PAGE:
However, nowhere in the Bible does it say anything about the fruit of the tree. Thus, the hunt begins to find the reason why the apple has ended up being the fruit of knowledge.
First, we travel all the way back to the year 382, something like that.
The Church Father Hieronymus is in the process of completing the first Latin translation of the Bible. Nor can he help but wonder what a fruit it is that is so delicious that Eve is willing to risk her life in Paradise for it.
This is what theologian Søren Holst, associate professor at the Department of Biblical Exegesis at the University of Copenhagen, says.
– Hieronymus, like many others at the time, saw the Bible as a huge system that commented on itself. So he looked elsewhere in the Bible for answers, says Søren Holst to Videnskab.dk.
In this way, Hieronymus ended up in the Song of Songs or the Song of Songs, as it was then called. Throughout history, scribes have strayed into the dialogue between the in love Solomon and Shulamit, whose voices are intertwined in erotic verses.
– In the last chapter, the woman says: “From the apple tree I woke you, she who gave birth to you, conceived you there”, says Søren Holst and laughs a little.
– Why Hieronymus thought that exactly that piece referred to the tree of knowledge, I do not know. There is, of course, something with a tree, and there is something with a fruit.
But the analysis still had a great impact.
Hieronymus probably interpreted the fruit of knowledge as an apple, because the apple at that time had erotic connotations.
It’s almost as if Adam and Eve are in puberty when they eat the apple:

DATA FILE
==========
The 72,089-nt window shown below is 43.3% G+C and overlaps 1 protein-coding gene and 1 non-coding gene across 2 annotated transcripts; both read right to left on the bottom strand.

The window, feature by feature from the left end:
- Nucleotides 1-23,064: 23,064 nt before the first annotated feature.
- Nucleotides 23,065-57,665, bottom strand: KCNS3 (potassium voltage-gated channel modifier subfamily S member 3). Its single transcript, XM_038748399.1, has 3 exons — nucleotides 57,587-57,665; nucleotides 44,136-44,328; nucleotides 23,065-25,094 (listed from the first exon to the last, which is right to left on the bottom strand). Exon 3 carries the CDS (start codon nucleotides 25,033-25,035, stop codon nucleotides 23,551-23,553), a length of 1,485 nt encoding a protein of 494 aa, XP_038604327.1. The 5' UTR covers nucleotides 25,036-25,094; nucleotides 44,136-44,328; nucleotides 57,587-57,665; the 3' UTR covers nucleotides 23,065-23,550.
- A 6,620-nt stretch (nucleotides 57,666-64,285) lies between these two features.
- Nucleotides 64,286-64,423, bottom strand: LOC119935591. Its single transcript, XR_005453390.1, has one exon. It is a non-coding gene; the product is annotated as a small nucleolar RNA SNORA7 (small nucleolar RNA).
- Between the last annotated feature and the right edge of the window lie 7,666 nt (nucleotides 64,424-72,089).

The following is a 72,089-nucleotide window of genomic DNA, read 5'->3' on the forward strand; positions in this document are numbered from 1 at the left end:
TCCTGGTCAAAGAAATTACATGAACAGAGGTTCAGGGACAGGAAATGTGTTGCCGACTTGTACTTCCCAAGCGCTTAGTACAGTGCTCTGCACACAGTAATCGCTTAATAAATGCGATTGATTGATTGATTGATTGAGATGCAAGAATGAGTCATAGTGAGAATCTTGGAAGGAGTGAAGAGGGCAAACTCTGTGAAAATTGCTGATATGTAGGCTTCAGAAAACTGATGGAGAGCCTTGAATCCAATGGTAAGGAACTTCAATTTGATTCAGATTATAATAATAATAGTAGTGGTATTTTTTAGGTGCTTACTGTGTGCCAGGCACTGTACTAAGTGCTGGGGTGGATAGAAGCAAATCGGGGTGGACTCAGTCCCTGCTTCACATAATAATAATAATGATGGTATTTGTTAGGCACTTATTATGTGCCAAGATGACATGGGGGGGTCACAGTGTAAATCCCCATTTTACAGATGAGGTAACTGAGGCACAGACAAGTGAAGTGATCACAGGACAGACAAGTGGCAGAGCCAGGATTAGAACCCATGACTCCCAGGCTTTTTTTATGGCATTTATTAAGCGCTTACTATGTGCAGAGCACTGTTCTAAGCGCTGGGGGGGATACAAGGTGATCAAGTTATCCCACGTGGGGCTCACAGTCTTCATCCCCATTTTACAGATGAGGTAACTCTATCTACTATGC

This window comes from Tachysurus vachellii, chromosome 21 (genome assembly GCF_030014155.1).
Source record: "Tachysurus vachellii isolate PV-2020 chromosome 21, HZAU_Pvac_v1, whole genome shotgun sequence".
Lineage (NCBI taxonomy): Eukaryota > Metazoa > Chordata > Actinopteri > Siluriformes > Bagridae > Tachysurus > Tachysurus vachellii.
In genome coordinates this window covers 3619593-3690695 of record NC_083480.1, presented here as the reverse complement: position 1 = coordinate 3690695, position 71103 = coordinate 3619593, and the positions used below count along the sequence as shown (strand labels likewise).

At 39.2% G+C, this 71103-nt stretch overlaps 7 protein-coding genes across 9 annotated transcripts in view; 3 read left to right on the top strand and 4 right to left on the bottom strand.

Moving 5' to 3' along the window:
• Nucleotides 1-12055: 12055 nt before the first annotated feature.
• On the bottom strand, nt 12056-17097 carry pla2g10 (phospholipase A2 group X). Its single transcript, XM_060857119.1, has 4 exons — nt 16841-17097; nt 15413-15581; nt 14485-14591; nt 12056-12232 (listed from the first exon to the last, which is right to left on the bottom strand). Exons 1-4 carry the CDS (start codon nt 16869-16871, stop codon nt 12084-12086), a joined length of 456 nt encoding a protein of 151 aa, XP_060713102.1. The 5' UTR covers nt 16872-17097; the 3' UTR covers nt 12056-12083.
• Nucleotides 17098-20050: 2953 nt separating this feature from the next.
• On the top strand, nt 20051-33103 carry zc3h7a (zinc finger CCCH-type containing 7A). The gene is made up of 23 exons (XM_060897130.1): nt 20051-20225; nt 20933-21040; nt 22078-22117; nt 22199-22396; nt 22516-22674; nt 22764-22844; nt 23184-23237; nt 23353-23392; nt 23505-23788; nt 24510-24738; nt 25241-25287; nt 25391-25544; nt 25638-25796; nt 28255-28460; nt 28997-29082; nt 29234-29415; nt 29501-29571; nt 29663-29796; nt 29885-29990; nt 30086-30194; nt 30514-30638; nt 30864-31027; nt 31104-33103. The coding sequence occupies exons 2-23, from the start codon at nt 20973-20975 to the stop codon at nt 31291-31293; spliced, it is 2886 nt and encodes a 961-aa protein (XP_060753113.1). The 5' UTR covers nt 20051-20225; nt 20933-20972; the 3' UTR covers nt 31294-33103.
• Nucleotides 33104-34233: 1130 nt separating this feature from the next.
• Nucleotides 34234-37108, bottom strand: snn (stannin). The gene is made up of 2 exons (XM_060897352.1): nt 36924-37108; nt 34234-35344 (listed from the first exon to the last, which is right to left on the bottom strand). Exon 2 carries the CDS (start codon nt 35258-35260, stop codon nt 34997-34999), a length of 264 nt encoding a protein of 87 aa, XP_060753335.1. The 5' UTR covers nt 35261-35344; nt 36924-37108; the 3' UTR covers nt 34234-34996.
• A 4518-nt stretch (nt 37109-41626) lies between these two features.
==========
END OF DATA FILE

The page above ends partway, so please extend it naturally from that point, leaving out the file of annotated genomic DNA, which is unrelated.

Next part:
– Adam and Eve discover that they are naked as they eat of the fruit, so they cover themselves. That incident and sexuality have mixed with each other for the scribes who read the texts at the time, says Søren Holst.
Presumably Hieronymus has also seen a linguistic connection between the fruit of the tree and the dangerous.
– Apple and evil have lexical resemblance to Latin. The noun apple and an inflection of the adjective evil become malum. In French, evil is still mall, says Søren Holst.
Hans Jørgen Frederiksen is an associate professor emeritus at Aarhus University. He has taught art history for a lifetime. He, too, believes that an answer can be found in the Latin Bible translation, Vulgate, where “evil” and “apple” sound strikingly similar.
The apple is a powerful symbol that is repeated in Greek mythology, in fairy tales or in the logos of giant companies.
The symbols that are really gaining popularity and that go back over the centuries are not some that have a more or less cryptic explanation behind them. They have another immediate power and strength, says Hans Jørgen Frederiksen.
Source: The Nordic Page